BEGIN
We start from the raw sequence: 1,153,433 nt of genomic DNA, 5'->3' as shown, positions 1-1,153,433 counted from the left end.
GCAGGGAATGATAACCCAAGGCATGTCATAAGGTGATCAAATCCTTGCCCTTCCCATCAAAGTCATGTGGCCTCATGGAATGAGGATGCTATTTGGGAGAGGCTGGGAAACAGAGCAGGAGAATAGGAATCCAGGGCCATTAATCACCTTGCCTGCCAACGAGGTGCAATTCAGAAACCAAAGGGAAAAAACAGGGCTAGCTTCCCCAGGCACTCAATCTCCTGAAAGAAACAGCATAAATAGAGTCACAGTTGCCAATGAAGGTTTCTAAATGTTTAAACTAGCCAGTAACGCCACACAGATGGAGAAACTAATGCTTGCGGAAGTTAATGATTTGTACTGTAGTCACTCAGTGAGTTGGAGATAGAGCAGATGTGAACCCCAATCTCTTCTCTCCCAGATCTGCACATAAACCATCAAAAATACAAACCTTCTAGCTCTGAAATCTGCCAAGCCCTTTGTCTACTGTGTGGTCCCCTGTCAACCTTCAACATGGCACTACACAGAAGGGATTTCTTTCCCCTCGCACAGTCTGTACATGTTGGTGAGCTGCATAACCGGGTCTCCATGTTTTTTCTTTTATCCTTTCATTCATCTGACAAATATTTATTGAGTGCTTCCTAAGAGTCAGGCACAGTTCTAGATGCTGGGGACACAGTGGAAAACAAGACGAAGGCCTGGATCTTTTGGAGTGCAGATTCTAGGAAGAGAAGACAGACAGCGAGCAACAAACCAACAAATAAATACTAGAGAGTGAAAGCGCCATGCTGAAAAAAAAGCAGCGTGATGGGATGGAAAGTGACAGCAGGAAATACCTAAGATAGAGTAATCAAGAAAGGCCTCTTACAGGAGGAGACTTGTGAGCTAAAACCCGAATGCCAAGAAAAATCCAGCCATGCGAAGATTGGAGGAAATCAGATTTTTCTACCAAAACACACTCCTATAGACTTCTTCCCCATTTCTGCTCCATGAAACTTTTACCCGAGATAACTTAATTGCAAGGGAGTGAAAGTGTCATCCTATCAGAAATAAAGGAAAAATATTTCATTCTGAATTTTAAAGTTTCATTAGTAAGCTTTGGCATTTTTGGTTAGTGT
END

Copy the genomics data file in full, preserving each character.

We start from the raw sequence: 1,153,433 nt of genomic DNA, 5'->3' as shown, positions 1-1,153,433 counted from the left end.
GCAGGGAATGATAACCCAAGGCATGTCATAAGGTGATCAAATCCTTGCCCTTCCCATCAAAGTCATGTGGCCTCATGGAATGAGGATGCTATTTGGGAGAGGCTGGGAAACAGAGCAGGAGAATAGGAATCCAGGGCCATTAATCACCTTGCCTGCCAACGAGGTGCAATTCAGAAACCAAAGGGAAAAAACAGGGCTAGCTTCCCCAGGCACTCAATCTCCTGAAAGAAACAGCATAAATAGAGTCACAGTTGCCAATGAAGGTTTCTAAATGTTTAAACTAGCCAGTAACGCCACACAGATGGAGAAACTAATGCTTGCGGAAGTTAATGATTTGTACTGTAGTCACTCAGTGAGTTGGAGATAGAGCAGATGTGAACCCCAATCTCTTCTCTCCCAGATCTGCACATAAACCATCAAAAATACAAACCTTCTAGCTCTGAAATCTGCCAAGCCCTTTGTCTACTGTGTGGTCCCCTGTCAACCTTCAACATGGCACTACACAGAAGGGATTTCTTTCCCCTCGCACAGTCTGTACATGTTGGTGAGCTGCATAACCGGGTCTCCATGTTTTTTCTTTTATCCTTTCATTCATCTGACAAATATTTATTGAGTGCTTCCTAAGAGTCAGGCACAGTTCTAGATGCTGGGGACACAGTGGAAAACAAGACGAAGGCCTGGATCTTTTGGAGTGCAGATTCTAGGAAGAGAAGACAGACAGCGAGCAACAAACCAACAAATAAATACTAGAGAGTGAAAGCGCCATGCTGAAAAAAAAGCAGCGTGATGGGATGGAAAGTGACAGCAGGAAATACCTAAGATAGAGTAATCAAGAAAGGCCTCTTACAGGAGGAGACTTGTGAGCTAAAACCCGAATGCCAAGAAAAATCCAGCCATGCGAAGATTGGAGGAAATCAGATTTTTCTACCAAAACACACTCCTATAGACTTCTTCCCCATTTCTGCTCCATGAAACTTTTACCCGAGATAACTTAATTGCAAGGGAGTGAAAGTGTCATCCTATCAGAAATAAAGGAAAAATATTTCATTCTGAATTTTAAAGTTTCATTAGTAAGCTTTGGCATTTTTGGTTAGTGT